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Recent years have seen an enormous growth in the applications of topology to other disciplines from the biological sciences to materials science, and from dynamical systems to cosmology and engineering. Many of these are factored through “topological data analysis” (TDA), but not all, with notable exceptions among those from dynamics and from engineering. All of these applications are due to topology’s capacity to define precise invariants from imprecise data: topological invariants (like the winding number of a curve around a point) are usually discrete and have some stability properties (here, to arbitrary perturbations that don’t move points as much as their distance to that point) that make them attractive.

However, topological stability is quite different from ordinary statistical stability. A single outlier can completely change the apparent topology of a space. One of the ways of dealing with this, persistence, has had numerous applications within pure math in recent years (in differential geometry, group theory, and approximation theory, to name three). The study of topology of random processes, and how the randomness perturbs topology is thus arising as an important scientific issue with potentially very wide significance. This workshop will bring together workers who have been dealing with this in different settings and in different ways, which should lead to progress in both application domains, and in a longer run, on the fundamental problems.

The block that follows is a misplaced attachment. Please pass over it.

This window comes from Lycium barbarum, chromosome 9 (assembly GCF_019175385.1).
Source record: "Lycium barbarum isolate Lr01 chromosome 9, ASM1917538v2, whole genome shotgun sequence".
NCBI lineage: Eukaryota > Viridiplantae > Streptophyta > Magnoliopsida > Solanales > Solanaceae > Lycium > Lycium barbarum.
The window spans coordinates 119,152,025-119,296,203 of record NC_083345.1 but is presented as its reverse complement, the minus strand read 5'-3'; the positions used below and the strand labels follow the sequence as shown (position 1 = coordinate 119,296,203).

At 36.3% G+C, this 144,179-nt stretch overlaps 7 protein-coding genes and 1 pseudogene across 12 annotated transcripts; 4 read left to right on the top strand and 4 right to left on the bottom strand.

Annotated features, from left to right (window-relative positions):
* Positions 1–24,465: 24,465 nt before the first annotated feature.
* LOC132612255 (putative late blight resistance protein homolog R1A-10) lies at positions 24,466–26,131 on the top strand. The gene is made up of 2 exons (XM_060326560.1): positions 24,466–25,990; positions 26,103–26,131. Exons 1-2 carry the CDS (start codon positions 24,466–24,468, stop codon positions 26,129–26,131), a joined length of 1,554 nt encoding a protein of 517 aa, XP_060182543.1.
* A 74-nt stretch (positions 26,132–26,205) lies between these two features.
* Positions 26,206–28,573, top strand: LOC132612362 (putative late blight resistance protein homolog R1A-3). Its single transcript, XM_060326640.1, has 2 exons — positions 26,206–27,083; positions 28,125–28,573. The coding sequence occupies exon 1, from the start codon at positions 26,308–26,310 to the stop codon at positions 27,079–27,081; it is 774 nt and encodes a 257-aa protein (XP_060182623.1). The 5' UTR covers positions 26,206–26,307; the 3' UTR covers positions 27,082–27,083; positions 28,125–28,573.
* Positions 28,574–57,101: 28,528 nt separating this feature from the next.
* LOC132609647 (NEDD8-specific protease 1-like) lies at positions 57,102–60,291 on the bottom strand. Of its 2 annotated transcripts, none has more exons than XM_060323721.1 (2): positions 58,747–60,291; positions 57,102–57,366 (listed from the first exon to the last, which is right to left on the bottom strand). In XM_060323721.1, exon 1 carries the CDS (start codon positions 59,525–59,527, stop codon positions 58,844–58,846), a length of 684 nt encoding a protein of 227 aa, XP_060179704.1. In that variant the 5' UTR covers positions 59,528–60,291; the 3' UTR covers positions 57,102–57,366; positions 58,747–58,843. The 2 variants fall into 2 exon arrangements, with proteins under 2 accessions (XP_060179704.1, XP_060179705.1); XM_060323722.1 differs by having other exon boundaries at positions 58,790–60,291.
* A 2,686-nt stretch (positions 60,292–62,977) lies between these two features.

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Sayan Mukherjee Duke Statistics, University of Leipzig CS, Max Planck Institute for Mathematics in the Sciences
Katharine Turner Mathematical Sciences Institute, Australian National University
Shmuel Weinberger University of Chicago, Mathematics